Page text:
Twenty years ago Laurel Burnham was scrambling to find an electrical outlet for the 10th vendor that signed up for Canada Day celebrations in Penticton.
To say a lot of things have changed since she first came on board to organize the event would be a understatement.
“It has grown now where it is a huge event filling the park with thousands of people and everyone loves it,” said Burnham. “We’ve had really remarkable growth and it is a real indication to me that people really believe in and love their country and community.”
Burnham came on board in 1993 after Canada Day celebrations seemingly disappeared in Penticton. She joined Bob and Eleanor Paulin, and together they re-established Canada Day as a community event by setting up a society to get funding from Heritage Canada. The group has received the exact same funding amount each year, for the past 20 years.
Thanks to upgrades to the power at Gyro Park, the little celebration that could barely accommodate 10 vendors now has free entertainment, children’s activities, birthday cake and over 60 vendors.
The party for Canada’s 146th birthday starts at 8 a.m. Monday in Gyro Park with the Quota Club/South Okanagan Women In Need Society pancake breakfast and the public market opening at 9 a.m. (until 5 p.m.). At noon the opening ceremonies begin with the singing of O’ Canada and the Penticton Pipe Band marching officials in for the cake-cutting ceremony. At 12:30 p.m. entertainment begins at the bandshell, changing every 45 minutes, starting with UnCorked, Darylectones, Oceans & Lights, Bahiti Belly Dance, DJ Abrupt & Kid Kong, Aiden & Mandy, Fluxx, Get Bent Belly Dance and Flashback wrapping things up with their set at 7:30 p.m. Free children’s activities run from 10 a.m. to 3 p.m., the Penticton Speedway will have a display on Main Street and the Penticton Resource Recovery Society will have a dunk tank on site.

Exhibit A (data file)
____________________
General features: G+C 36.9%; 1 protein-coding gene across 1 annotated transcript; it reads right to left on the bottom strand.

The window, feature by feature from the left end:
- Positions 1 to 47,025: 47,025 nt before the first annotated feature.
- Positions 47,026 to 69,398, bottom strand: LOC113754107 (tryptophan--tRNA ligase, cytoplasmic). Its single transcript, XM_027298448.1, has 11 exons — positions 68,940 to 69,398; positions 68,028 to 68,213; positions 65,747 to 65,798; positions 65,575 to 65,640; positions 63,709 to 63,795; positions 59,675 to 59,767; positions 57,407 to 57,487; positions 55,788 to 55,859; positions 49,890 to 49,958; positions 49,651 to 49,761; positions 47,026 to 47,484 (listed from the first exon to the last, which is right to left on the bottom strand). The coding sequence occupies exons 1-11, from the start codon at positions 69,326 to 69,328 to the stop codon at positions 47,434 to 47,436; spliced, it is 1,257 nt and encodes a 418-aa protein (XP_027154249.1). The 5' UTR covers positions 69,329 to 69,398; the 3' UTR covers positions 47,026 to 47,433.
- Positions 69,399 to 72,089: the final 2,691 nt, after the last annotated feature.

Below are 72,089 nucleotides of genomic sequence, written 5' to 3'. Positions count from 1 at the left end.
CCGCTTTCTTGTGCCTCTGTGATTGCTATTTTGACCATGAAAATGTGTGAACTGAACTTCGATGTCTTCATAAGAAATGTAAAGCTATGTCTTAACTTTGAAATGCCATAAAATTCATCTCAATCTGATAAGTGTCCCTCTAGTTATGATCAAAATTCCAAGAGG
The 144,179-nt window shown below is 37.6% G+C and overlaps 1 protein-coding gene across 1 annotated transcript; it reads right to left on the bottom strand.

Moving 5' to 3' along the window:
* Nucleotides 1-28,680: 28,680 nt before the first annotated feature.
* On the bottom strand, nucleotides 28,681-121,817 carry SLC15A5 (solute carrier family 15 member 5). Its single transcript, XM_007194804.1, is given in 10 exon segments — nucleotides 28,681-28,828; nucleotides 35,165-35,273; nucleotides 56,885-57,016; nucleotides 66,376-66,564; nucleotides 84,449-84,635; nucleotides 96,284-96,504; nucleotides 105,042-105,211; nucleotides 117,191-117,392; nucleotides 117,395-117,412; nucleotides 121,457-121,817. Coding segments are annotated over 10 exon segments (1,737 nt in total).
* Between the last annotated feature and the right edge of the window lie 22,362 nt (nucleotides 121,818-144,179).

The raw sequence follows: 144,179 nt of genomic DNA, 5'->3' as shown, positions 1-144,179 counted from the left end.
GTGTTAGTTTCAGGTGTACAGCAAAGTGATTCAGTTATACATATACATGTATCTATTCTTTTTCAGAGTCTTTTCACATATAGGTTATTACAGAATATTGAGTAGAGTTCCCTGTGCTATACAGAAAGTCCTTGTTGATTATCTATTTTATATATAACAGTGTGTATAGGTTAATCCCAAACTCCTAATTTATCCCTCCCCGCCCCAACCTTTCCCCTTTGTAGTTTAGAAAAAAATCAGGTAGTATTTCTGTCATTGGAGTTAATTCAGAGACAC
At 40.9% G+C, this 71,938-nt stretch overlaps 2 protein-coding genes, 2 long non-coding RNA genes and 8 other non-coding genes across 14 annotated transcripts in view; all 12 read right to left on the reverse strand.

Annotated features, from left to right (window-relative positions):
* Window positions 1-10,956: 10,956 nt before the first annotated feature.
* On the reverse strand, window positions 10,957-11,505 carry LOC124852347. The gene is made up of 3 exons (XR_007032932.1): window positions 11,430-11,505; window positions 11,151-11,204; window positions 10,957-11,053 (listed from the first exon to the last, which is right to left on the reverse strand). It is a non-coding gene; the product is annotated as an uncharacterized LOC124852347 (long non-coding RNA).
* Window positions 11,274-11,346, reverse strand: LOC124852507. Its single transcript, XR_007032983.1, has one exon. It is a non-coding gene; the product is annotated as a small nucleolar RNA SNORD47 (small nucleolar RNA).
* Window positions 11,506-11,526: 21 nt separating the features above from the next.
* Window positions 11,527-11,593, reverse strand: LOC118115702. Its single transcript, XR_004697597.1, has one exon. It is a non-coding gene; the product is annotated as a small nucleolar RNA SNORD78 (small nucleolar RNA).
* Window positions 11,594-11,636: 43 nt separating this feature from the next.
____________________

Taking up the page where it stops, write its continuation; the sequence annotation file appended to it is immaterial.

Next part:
Burnham has faced every possible challenge you can think of during her Canada Day tenure, including a thunderstorm and deluge of rain that filled a giant Canadian flag stuck to the inside of the bandshell’s ceiling.
“All of a sudden it let go and it was all over the stage, speakers and everything. We had to shut the whole show down, but Skaha Sound took all their equipment back to their shop, tore everything apart, dried it and came back,” she recalls. “That is the thing, they did come back. If there are a few things I have learned over the years it is how enthusiastic we are in this community, the power of people working collectively and just how much talent there is here.”
Burnham said the long hours (she starts at 6 a.m. and usually leaves around midnight) and challenges she faces with her husband, who has been a reluctant stage manager, have been worth every second. Primarily because she loves her community that much, as well as the fact that the experience has shaped her career path. She has been instrumental in Penticton Night Markets, the Downtown Markets, the Naramata August Fair and is the Community Market manager for the Downtown Penticton Association.
Despite changes that have seen helium become too expensive to fill balloons, to being restricted in the things they can and cannot do due to litigation reasons, Burnham is certain of one thing: she will be back to do it all again next year.
“I think so. For years I have been winging it, and now the Downtown Penticton Association has hired me on a full-time basis to run events so I am stuck with it now,” she joked. “I think my husband will be off the hook though.”
At a separate event across the park at the Penticton Lakeside Resort, there will be Canada Day-inspired mini giveaways throughout the hotel, celebration cake from noon to 5 p.m. and music from the Bob Bricker Duo (3:30 to 5:30 p.m.), Paul Gibbons and Paul Laine (6 to 8 p.m.) and Joe’s Garage (8:30 to midnight). The Lakeside will wrap the evening up with a fireworks display just east of the casino at 10:30 p.m. Local individuals and businesses have donated $10,700 for the fireworks display and the Lakeside has donated $5,000.